[4699659618912958729,-3175526180812364101] 
ERROR: OverwriteError: Cannot overwrite block 3 since it has 1 views
 in load_block at /Users/samuelmassinon/.julia/v0.5/RingArrays/src/RingArrays.jl:119
 [inlined code] from ./range.jl:83
 in anonymous at ./range.jl:97
 in eval at ./boot.jl:265

 3-element VirtualArrays.VirtualArray{Int64,1}:
 1544057856107072830
 8929073097273941100
 4699659618912958729
4-element Array{AbstractArray{Int64,1},1}:
 [-5031990884861863335,-3164449225297417624]
 [6934442229844147992,1829732299464057830]  
 [1544057856107072830,8929073097273941100]  
 [4699659618912958729,-3175526180812364101]

The output shows that the 2nd block was overwritten, but when we tried to overwrite the 3rd block, RingArray checked and saw that it still had a view and threw an error.

Reference counting is manage by RingArray

When accessing elements of the RingArray where a view is returned, reference counters are incremented. Likewise, when the returned views go out of scope and the julia gc runs the reference counters are decremented. Only blocks with a count of 0 will be overwritten.

Here is an example of being able to overwrite a block after we get rid of the view.

ring = RingArray{Int, 1}(max_blocks=4, block_size=(2,), data_length=100);
big_array = rand(Int, 100);
for i in 1:2:10
    load_block(ring, big_array[i:i+1]);
end
display(ring.range)
view = ring[5:7];
display(view)
display(ring.blocks)
for i in 11:2:20
    load_block(ring, big_array[i:i+1]);
end
display(ring.range)
display(view)
display(ring.blocks)
view = 1; # the view no longer exists
for i in 13:2:20
    load_block(ring, big_array[i:i+1]);
end
display(ring.range)
display(view)
display(ring.blocks)

The output is,

8-element UnitRange{Int64}:
 3,4,5,6,7,8,9,10
3-element VirtualArrays.VirtualArray{Int64,1}:
 5911735777477926249
 3910434893574962823
 -906348638428454513
4-element Array{AbstractArray{Int64,1},1}:
 [-625772552758151126,743620623558767253]  
 [-9012475836041925679,8620617579832117383]
 [5911735777477926249,3910434893574962823] 
 [-906348638428454513,2603597537533504413] 
ERROR: OverwriteError: Cannot overwrite block 3 since it has 1 views
 in load_block at /Users/samuelmassinon/.julia/v0.5/RingArrays/src/RingArrays.jl:119
 [inlined code] from ./range.jl:83
 in anonymous at ./range.jl:97
 in eval at ./boot.jl:265

 8-element UnitRange{Int64}:
 5,6,7,8,9,10,11,12
3-element VirtualArrays.VirtualArray{Int64,1}:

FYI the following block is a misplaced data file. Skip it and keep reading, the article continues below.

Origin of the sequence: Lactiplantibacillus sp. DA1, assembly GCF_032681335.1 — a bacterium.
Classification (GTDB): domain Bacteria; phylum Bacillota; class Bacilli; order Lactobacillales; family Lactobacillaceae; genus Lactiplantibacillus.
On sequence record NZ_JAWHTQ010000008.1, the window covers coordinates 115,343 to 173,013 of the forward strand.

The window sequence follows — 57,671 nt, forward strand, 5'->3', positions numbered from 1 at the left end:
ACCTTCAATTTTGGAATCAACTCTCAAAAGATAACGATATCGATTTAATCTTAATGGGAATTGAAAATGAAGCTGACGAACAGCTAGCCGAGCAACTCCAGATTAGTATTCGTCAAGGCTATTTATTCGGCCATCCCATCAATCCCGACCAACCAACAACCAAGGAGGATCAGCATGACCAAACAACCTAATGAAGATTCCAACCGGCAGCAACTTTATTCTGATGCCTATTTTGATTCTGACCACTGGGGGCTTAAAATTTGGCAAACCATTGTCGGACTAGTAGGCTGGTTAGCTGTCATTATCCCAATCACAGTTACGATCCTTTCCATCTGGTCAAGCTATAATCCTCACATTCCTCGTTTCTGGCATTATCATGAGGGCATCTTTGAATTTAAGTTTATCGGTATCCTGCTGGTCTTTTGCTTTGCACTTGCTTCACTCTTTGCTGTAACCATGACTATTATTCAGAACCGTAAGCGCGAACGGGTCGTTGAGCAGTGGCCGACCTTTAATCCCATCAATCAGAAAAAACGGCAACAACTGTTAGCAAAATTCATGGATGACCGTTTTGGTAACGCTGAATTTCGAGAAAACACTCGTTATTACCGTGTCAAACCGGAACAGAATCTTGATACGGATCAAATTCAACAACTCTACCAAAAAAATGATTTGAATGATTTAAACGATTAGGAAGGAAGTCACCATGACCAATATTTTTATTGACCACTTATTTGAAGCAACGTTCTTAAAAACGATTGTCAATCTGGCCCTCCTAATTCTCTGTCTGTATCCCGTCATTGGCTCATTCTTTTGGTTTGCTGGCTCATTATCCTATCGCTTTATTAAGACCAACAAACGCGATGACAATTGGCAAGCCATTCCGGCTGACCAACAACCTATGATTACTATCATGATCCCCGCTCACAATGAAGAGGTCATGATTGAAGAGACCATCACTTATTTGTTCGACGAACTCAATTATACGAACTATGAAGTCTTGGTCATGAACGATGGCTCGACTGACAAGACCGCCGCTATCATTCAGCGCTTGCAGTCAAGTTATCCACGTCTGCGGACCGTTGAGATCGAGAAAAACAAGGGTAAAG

5911735777477926249
 3910434893574962823
 -906348638428454513
4-element Array{AbstractArray{Int64,1},1}:
 [-625772552758151126,743620623558767253] 
 [2405481536158146032,4216339971683807994]
 [5911735777477926249,3910434893574962823]
 [-906348638428454513,2603597537533504413]
8-element UnitRange{Int64}:
 13,14,15,16,17,18,19,20
1
4-element Array{AbstractArray{Int64,1},1}:
 [-4896354921357038745,-63704711846758516] 
 [8336018676551718190,9077386792586977037] 
 [-970205719865134290,-8463847478386580504]
 [1002526877401869676,1037177028879382219] 

The output shows that after we set view = 1, the block we want to overwrite no longer has any views into it and can be overwrite it.

Expansions

The RingArray expects that the blocks stack on the first dimensions, so that the RingArray will expanded along the first dimension.

Memory Usage

It is rather difficult to show how little memory a RingArray will take in comparison to its array counterpart. What I was able to show is how much memory a RingArray has in comparison of the array it is sliding along.

ring = RingArray{Int, 3}(max_blocks=10, block_size=(100,100,100), data_length=100000);
big_array = rand(Int, 100000, 100, 100);
for i in 1:100:10000
    load_block(ring, big_array[i:i+99,1:end,1:end]);
end
whos()
for i in 10001:100:100000
    load_block(ring, big_array[i:i+99,1:end,1:end]);
end
whos()

The output is, (only showing what's important)

.
.
.
                     big_array 7812500 KB     100000x100x100 Array{Int64,3}
                          ring  78125 KB     1000x100x100 RingArrays.RingArray{Int64,3}
.
.
.
                     big_array 7812500 KB     100000x100x100 Array{Int64,3}
                          ring  78125 KB     1000x100x100 RingArrays.RingArray{Int64,3}
.
.
.

From the output, we see that in both cases, the RingArray keeps a constant size of 78125 KB which is much smaller than the 'big array' at 7812500 KB.

Benchmark

The results of the benchmarks can be viewed here.

First Commit

01/14/2016

Last Touched

3 months ago

Commits

91 commits

Requires:

Used By: